Built-in the seventeenth century and much modified from that point, this appealing structure houses one of Mexico’s most significant relics, the much-venerated seventh-century sculpture of the Virgin of Guanajuato. This cut wooden figure on a silver base was introduced to the city by King Philip II of Spain in 1557. By a long shot the biggest structure in Guanajuato.
8. Templo de Belén
The 1773 built temple, eminent for its Churrigueresque façade, and Templo La Valenciana, prominent for its three mind-blowing enormous altars, each one of which has been lavishly enhanced in gold leaf.
9. Alhóndiga de Granaditas
Constructed in 1809, the Alhóndiga de Granaditas is one of the biggest and generally fascinating of Guanajuato’s historic secular buildings. Built as a granary and furthermore serving for a spell as a market center.
The structure currently serves as the home of the Guanajuato Regional Museum with its displays identifying with the battle, as well as the eventual execution of Hidalgo when his head and those of his countrymen were set on the structure for all to see. In addition to its displays, the museum also has a large collection of Pre-Columbian materials.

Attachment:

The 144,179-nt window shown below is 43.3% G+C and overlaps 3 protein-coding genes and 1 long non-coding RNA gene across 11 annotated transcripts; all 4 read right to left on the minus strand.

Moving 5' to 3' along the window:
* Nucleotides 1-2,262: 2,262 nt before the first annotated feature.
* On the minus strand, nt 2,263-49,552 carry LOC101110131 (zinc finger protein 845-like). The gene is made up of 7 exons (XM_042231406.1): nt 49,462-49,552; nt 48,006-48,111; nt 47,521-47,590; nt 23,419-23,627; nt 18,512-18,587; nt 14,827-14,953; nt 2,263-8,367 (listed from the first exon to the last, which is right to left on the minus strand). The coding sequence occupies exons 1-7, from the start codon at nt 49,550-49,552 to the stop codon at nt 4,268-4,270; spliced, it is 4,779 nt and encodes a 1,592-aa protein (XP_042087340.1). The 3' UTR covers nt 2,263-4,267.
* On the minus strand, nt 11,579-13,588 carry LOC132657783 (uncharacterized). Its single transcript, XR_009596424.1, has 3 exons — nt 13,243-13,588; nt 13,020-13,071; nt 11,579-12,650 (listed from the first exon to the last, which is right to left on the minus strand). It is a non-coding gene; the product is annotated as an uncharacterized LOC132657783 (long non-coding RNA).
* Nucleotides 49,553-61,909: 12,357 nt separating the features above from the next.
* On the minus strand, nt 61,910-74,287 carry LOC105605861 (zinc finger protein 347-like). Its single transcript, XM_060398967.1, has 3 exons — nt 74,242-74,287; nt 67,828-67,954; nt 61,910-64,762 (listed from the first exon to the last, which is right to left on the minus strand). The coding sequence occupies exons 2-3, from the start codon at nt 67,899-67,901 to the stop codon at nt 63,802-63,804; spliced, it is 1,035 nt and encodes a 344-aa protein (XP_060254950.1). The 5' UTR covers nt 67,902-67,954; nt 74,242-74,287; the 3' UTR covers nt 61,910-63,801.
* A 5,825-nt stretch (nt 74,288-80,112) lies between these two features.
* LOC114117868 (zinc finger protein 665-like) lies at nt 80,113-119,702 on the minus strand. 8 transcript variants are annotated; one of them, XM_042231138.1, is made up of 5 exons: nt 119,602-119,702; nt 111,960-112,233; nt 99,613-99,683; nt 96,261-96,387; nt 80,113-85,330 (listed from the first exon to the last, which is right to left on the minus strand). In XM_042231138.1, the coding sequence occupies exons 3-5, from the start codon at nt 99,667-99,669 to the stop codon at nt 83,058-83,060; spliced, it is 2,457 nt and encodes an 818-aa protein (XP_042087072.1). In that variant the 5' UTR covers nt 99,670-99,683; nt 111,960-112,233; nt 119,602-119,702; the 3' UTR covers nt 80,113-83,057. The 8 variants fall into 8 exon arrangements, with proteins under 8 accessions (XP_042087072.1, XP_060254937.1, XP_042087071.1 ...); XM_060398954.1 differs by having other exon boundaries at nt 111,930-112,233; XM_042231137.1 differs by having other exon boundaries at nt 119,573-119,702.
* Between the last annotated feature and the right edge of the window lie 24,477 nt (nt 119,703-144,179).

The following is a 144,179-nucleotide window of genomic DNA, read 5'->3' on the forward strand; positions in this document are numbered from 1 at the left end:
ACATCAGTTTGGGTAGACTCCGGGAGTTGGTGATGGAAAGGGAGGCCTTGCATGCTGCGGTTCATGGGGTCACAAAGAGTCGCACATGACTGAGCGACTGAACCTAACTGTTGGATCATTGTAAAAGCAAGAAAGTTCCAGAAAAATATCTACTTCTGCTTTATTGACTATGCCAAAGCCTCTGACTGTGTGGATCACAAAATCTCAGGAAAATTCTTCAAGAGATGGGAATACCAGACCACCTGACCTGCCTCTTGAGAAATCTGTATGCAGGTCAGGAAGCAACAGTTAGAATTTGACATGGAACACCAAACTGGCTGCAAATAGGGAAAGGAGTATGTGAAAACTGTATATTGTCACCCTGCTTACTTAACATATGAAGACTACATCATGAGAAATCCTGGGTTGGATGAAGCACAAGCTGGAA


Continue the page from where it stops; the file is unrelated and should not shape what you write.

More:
10. The University of Guanajuato
Worked by the Jesuits in the eighteenth century as a school, the University of Guanajuato’s downtown centre opened its entryways in 1828 and remains the most established college in Latin America. Located only a couple minutes’ stroll from Peace Square (Plaza de la Paz), the college is well worth setting aside the effort to visit if just to see the popular flight of stairs paving the way to this fine neoclassical construction.
11. The Diego Rivera House and Museum
A visit to Guanajuato isn’t finished without a stop at The Diego Rivera House and Museum. He was born in this structure in 1886. The structure was reestablished during the 1970s under the direction of his daughter, Guadalupe Rivera Marín, and turned into the authority Diego Rivera House Museum in 1975.